Transgender remembrance display and other steps our school can take to make students voices feel heard


Jasmine Brown

WVHS put up a display in support of the online movement. Stop by the art hallway to see it!

During late November, a display was set up near the art classes to show support of transgender remembrance day. This display showed the names and faces of many trans individuals. Ever since 1999, November 20 has been a day to remember those whose lives were lost in anti-transgender violence. When Rita Hester, a black transgender women was murdered in 1998, it inspired the “Remembering Our Dead” web project made by Gwendolyn Ann Smith to spread awareness and show others that violence against those who are trans is something that needs to be seen and heard.

Those who are part of the LGBTQ community feel that this display was a step towards their voices being heard more in a school that has sometimes struggled with that in the past. “I feel the display was very meaningful, due to the amount of people it shed light on,” Finn Kime comments about the display. “It showed POC trans people and trans people of all ages, and the display meant a lot to me as a trans individual.”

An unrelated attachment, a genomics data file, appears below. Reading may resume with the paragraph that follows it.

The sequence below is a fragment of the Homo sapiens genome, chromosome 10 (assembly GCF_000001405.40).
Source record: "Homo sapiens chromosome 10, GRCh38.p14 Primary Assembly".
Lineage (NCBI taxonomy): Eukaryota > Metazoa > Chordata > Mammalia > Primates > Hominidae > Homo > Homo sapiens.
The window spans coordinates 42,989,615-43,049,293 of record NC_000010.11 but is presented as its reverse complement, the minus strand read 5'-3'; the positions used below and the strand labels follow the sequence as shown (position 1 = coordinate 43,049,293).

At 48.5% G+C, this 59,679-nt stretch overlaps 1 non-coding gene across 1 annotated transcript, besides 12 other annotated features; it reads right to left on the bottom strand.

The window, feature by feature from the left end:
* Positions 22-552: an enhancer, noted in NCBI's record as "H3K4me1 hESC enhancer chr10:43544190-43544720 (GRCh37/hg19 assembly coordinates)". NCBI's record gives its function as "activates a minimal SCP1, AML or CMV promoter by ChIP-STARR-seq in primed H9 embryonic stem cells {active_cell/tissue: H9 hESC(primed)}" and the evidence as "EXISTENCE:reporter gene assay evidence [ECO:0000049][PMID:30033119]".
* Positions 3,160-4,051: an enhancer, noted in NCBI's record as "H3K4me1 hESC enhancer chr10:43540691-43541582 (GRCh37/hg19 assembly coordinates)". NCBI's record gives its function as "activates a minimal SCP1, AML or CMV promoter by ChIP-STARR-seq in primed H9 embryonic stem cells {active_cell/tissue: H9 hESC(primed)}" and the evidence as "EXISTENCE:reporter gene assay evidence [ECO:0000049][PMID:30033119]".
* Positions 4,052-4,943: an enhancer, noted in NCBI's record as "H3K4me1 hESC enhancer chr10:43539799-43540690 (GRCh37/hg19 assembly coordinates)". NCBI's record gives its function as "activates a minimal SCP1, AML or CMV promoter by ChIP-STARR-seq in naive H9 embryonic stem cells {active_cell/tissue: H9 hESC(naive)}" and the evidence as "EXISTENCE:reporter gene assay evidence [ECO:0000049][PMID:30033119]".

After the display, some are wondering what other steps our school will take to make those who are part of the LGBTQ+ community feel more safe and welcomed. Finn expressed that,“Discrimination has come in many forms from many people. I haven’t experienced anyone who has known me from middle school/elementary school use my dead name thankfully, mainly it’s a pronoun issue. Plus some people don’t take what they say into consideration a lot when addressing a person, it’s frustrating for the person involved. Most trans people I know or have seen online are quite fearful of correcting people due to their discrimination thats been presented towards them.”

The amount of discrimination I’ve seen and heard from friends and peers is quite disgusting and people let it slide way too easily, and while I haven’t been at the school too long due to being a freshman during covid and only having this chaotic year as experience, the amount of things I have heard in the past few months should be taken into accountability.”

— Finn Kime

It’s important that our schools let the voices of their students be heard and recognized by others in a way where they feel comfortable and included in a school that’s not as diverse. Things like this can be a step towards a kinder and more welcoming community for everyone.